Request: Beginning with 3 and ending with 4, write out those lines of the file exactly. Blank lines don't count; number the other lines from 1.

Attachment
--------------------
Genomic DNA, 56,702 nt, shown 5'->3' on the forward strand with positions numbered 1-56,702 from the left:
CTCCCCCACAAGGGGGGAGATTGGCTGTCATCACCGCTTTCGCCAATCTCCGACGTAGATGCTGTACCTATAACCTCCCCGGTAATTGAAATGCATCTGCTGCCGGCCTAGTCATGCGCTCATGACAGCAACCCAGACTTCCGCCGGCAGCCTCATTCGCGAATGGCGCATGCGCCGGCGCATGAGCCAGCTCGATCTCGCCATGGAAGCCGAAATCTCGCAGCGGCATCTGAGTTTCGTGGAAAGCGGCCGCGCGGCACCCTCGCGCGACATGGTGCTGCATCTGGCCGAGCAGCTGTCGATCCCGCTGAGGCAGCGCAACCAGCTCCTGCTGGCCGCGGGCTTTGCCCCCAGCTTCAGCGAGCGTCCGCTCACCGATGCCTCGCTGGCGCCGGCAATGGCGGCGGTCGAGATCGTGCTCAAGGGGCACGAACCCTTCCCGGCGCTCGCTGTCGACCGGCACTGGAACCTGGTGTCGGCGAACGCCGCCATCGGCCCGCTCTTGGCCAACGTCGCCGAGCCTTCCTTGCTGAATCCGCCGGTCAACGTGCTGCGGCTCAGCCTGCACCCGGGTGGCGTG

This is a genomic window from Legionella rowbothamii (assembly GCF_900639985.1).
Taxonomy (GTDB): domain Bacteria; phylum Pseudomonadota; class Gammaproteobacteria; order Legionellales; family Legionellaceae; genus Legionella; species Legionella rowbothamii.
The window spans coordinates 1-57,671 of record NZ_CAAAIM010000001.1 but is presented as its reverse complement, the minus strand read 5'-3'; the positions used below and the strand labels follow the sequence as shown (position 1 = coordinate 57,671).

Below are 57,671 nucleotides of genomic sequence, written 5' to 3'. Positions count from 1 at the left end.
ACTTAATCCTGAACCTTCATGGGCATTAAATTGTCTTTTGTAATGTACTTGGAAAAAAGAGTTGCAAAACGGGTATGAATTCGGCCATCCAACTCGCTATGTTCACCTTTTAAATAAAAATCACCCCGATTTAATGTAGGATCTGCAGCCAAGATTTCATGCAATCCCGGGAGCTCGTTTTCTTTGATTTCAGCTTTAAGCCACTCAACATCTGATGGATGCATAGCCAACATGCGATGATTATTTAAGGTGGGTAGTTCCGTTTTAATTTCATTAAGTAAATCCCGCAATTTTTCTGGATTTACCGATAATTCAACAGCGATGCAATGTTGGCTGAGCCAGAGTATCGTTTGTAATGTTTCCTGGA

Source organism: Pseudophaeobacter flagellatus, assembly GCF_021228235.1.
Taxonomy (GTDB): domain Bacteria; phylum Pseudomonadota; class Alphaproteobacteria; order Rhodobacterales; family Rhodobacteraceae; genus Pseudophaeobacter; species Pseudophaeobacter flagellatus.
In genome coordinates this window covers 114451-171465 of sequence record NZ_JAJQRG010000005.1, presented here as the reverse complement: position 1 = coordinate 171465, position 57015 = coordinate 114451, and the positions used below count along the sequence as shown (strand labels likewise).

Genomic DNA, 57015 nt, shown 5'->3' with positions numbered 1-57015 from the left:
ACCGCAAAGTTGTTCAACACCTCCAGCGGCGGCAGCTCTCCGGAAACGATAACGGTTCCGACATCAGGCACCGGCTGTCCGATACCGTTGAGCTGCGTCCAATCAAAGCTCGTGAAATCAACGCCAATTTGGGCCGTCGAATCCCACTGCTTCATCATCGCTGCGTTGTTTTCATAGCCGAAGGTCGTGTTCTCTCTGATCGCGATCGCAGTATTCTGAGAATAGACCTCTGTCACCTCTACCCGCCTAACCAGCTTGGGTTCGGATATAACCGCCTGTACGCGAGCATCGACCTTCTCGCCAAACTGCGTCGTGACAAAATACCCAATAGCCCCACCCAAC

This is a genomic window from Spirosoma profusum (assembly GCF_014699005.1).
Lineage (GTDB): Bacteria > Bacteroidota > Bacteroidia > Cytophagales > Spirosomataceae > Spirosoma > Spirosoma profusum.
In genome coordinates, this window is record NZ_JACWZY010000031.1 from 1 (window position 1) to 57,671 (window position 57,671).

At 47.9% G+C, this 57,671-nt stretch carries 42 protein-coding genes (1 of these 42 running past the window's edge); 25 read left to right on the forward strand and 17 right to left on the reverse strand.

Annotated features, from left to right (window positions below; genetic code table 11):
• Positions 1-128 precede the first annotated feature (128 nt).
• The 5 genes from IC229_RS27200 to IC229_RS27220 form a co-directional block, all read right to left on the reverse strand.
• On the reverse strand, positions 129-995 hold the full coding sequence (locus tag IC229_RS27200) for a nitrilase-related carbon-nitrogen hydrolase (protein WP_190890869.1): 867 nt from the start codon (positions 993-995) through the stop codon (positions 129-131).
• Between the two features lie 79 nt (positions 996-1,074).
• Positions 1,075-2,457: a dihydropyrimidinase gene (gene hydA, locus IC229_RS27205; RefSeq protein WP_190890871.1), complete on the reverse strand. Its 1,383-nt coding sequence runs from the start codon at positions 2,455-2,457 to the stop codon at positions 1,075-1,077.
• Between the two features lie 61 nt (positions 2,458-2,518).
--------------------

This is a genomic window from Legionella rowbothamii (assembly GCF_900639985.1).
Taxonomy (GTDB): domain Bacteria; phylum Pseudomonadota; class Gammaproteobacteria; order Legionellales; family Legionellaceae; genus Legionella; species Legionella rowbothamii.